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New homeowner kicked out of house for 19 months after woman claimed she’s rightful owner

Josue Ortega spent nearly two years trying to evict a woman who managed to stay in the home while he paid the mortgage.

Jeremy Jojola

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Published: 7:20 PM MDT October 29, 2020
Updated: 10:25 PM MDT October 29, 2020

A woman was able to move into a Denver home she didn't own and take possession of it, kicking out the real homeowner and leaving him to pay the mortgage and other bills for 19 months. 

This 9Wants to Know investigation covers multiple courtrooms, countless legal filings, several eviction attempts and a visit to a hospital ICU.

It started on a cold March day in 2019. While Josue Ortega was cleaning his new home, a stranger unexpectedly showed up with a police officer and a copy of a deed claiming she was the rightful owner of the house. 

“I didn’t have any idea who she was,” Ortega said. “I just bought my house but I didn’t have my papers with me because I was cleaning.”

Police records obtained by 9Wants to Know show Gloria Cannady showed up to the property 12 days after closing with a Denver Police officer and “provided a hard copy deed to the house with proof of ownership”. A follow-up police report indicates the officer sided with Cannady and Ortega was “asked to leave as he had no paperwork.” 

The incident kicked off an intense and expensive legal battle over the house that lasted for 19 months.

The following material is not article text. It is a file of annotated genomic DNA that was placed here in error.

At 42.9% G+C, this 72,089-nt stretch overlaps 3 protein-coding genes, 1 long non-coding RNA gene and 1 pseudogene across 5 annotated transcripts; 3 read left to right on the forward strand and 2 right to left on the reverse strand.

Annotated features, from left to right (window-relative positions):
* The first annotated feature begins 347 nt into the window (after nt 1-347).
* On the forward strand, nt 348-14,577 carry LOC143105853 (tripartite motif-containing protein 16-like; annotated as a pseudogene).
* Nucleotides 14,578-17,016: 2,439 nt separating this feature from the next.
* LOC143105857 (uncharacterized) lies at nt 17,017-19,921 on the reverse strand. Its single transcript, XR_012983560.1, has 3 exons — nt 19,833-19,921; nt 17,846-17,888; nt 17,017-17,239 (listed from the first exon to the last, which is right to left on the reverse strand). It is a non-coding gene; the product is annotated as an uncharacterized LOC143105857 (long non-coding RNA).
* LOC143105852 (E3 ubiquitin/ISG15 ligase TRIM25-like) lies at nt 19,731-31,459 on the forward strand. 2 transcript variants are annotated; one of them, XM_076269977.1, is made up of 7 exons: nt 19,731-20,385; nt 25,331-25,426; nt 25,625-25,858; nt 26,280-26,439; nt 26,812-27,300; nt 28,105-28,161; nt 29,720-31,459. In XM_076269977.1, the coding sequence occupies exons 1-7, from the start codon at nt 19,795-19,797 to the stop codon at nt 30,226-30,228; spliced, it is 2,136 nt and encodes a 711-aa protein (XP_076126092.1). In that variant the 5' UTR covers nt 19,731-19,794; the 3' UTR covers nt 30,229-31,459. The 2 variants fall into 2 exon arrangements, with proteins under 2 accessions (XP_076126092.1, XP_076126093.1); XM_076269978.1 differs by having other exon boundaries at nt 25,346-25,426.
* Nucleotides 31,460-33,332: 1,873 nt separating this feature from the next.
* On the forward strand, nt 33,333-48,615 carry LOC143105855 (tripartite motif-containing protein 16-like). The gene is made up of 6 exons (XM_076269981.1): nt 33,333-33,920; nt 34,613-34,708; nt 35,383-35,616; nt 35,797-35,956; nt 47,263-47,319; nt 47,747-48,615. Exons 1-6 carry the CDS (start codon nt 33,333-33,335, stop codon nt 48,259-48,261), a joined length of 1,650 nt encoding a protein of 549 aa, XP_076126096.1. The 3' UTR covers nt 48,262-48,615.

“We went with the police two or three times and they always said the same thing: ‘We can not do anything,’” Ortega said of the ordeal. “Why did they kick me out? I don’t know.” 

Online property records show Ortega successfully closed on the property in the 600 block of Fulton on March 15 for $410,000. 

Credit: Courtesy Josue Ortega
Josue Ortega with closing documents for a home he purchased in Denver.
Credit: 9Wants to Know
Gloria Cannady.

Kristina Bergsten, an attorney and friend of Ortega’s, took a look at the case. 

She characterized it as “a tangled web of nonsense” and “complete confusion of utter chaos.” 

“Honestly for me the initial failure comes from the initial contact on March 27, [2019] from the Denver Police officer. Ms. Cannady didn’t have any court order, as far as we know,” Bergsten said in an interview with 9NEWS. 

9Wants to Know found Cannady has filed a flurry of legal motions regarding the home in several different cases that span from county court to bankruptcy court.